The high velocity exercise group performed the concentric contraction phase of resisted exercise in one second or less. This group performed sit to stand exercise, walking, curbs, and stairs as fast as was comfortable without an increased limp. Other exercises were performed at the participant preferred rate.
Behavioral: Exercise
Participants attended standardized exercise (ex) sessions twice a week for six weeks for 12 sessions. Group speed differed for concentric contractions, sit to stand ex, walking, curbs, and stairs. The low velocity ex group performed a concentric contraction in two seconds, and high velocity group in one second or less. End range concentric hold, eccentric contraction, repetition (rep) rest and set rest were the same. Open chain ex was performed at 50% of one Repetition Maximum (RM) x 10 reps x one set and then 80% of 1RM x 10 reps x two sets. Curb height and 1RM was assessed at the first, fifth and ninth sessions. Manual stretching, balance ex, sit to stand support, level of aerobic ex, gait training, and functional training were assessed and progressed at any session.
Other Name: Rehabilitation
Active Comparator: Low Velocity exercise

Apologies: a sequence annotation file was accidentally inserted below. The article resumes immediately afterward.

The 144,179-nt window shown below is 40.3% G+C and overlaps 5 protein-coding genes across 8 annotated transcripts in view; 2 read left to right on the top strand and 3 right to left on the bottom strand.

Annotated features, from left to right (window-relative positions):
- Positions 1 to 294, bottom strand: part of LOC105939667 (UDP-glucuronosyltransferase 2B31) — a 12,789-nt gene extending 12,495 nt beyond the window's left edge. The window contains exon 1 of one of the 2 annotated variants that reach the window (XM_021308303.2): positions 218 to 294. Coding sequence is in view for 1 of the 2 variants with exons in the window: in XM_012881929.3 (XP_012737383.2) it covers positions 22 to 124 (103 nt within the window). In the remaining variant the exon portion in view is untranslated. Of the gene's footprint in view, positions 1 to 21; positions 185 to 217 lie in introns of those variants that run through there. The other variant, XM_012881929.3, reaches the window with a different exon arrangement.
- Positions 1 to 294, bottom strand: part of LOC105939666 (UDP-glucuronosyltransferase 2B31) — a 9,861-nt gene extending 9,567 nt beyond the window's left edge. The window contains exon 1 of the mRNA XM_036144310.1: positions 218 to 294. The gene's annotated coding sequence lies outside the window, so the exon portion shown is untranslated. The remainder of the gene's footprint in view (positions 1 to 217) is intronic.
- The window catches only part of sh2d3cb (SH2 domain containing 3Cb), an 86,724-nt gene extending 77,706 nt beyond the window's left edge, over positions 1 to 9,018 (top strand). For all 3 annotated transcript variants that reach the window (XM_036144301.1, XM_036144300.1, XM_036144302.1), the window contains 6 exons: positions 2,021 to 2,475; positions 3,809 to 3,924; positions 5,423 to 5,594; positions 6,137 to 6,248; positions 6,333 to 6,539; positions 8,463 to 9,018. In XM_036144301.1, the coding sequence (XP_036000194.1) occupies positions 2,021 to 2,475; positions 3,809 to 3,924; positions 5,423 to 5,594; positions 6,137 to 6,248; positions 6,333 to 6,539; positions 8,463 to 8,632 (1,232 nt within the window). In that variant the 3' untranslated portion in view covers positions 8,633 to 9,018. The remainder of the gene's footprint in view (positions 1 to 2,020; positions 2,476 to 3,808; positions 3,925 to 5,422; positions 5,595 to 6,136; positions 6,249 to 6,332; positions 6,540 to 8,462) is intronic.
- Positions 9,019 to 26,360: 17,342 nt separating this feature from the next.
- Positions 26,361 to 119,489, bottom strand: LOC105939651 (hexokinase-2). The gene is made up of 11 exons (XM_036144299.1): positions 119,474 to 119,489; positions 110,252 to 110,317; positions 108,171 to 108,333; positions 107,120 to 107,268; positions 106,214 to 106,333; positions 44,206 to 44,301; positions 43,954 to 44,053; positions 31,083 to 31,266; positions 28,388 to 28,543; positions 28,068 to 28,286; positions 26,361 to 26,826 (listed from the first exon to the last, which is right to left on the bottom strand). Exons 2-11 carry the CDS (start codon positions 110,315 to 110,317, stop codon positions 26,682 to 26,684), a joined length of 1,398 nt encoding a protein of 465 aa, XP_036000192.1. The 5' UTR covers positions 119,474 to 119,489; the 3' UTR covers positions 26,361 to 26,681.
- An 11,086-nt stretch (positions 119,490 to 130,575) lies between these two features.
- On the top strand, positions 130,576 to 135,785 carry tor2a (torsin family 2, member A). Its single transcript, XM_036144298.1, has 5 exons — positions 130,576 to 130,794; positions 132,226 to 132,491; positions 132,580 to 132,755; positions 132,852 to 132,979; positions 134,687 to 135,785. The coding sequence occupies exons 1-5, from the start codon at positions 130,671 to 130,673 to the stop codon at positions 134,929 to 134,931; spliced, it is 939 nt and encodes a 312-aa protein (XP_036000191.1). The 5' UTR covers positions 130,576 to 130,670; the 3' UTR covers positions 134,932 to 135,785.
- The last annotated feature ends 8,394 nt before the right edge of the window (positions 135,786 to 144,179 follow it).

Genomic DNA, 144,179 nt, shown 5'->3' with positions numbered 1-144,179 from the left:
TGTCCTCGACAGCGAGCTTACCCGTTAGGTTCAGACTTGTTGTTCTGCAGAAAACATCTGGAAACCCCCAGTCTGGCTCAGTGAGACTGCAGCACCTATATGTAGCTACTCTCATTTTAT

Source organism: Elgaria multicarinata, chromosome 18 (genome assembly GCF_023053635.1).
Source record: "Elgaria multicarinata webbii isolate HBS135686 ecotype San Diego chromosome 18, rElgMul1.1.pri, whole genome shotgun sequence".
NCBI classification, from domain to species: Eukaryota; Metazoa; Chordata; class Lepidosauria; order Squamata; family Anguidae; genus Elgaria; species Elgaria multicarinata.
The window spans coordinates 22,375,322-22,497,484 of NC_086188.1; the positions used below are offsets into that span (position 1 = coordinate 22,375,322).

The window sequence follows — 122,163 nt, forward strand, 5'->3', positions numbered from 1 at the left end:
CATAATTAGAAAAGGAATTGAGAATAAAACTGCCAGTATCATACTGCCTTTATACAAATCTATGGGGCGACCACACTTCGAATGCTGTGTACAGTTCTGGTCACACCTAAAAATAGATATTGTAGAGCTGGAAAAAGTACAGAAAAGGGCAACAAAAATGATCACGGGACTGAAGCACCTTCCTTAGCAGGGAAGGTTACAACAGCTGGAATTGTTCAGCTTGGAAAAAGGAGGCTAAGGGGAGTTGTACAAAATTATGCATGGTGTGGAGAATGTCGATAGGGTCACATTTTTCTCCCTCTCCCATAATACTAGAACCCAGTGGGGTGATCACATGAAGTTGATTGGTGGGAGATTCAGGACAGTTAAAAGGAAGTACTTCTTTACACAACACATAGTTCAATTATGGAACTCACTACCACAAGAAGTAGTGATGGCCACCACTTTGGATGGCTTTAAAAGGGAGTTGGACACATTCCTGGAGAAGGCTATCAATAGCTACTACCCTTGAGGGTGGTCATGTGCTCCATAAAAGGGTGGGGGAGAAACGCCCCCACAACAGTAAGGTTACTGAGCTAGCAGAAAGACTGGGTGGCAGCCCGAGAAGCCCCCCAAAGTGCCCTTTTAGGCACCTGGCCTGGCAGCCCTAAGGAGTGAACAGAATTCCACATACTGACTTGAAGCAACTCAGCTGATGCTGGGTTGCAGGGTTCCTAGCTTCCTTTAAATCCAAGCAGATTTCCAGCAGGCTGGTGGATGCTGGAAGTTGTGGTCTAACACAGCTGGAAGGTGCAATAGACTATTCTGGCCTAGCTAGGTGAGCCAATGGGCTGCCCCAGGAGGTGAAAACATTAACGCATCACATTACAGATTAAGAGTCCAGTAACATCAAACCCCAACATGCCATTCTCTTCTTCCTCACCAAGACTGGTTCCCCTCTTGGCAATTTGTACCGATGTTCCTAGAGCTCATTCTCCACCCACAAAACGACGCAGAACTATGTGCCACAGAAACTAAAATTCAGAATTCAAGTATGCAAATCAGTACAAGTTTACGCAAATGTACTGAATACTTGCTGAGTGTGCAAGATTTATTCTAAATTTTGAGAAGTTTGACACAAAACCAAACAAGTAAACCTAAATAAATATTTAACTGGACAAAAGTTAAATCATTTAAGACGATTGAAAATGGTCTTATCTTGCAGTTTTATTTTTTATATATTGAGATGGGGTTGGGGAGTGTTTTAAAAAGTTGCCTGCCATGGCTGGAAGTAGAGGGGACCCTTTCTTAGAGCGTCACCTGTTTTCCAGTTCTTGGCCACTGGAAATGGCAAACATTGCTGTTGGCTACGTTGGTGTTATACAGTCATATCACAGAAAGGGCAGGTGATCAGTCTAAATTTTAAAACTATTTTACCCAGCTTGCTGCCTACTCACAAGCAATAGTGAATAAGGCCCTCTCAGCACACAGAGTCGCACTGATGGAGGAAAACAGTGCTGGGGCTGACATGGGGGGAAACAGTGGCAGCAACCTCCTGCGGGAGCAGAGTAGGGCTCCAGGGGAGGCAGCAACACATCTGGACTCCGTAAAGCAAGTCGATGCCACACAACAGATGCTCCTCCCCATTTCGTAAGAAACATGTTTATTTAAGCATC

The low velocity exercise group performed the concentric contraction phase of resisted exercise in two seconds. This group performed sit to stand exercise, walking, curbs, stairs, and other exercises at the participant preferred rate.
Behavioral: Exercise
Participants attended standardized exercise (ex) sessions twice a week for six weeks for 12 sessions. Group speed differed for concentric contractions, sit to stand ex, walking, curbs, and stairs. The low velocity ex group performed a concentric contraction in two seconds, and high velocity group in one second or less. End range concentric hold, eccentric contraction, repetition (rep) rest and set rest were the same. Open chain ex was performed at 50% of one Repetition Maximum (RM) x 10 reps x one set and then 80% of 1RM x 10 reps x two sets. Curb height and 1RM was assessed at the first, fifth and ninth sessions. Manual stretching, balance ex, sit to stand support, level of aerobic ex, gait training, and functional training were assessed and progressed at any session.
Other Name: Rehabilitation

Detailed Description:

The most effective type of exercise has not been identified for individuals who undergo total knee arthroplasty (TKA). High velocity (HV) exercise when compared to low velocity (LV) exercise produces greater gains in power and certain functional activities in older adults. The use of HV exercise for patients who undergo TKA has not been investigated.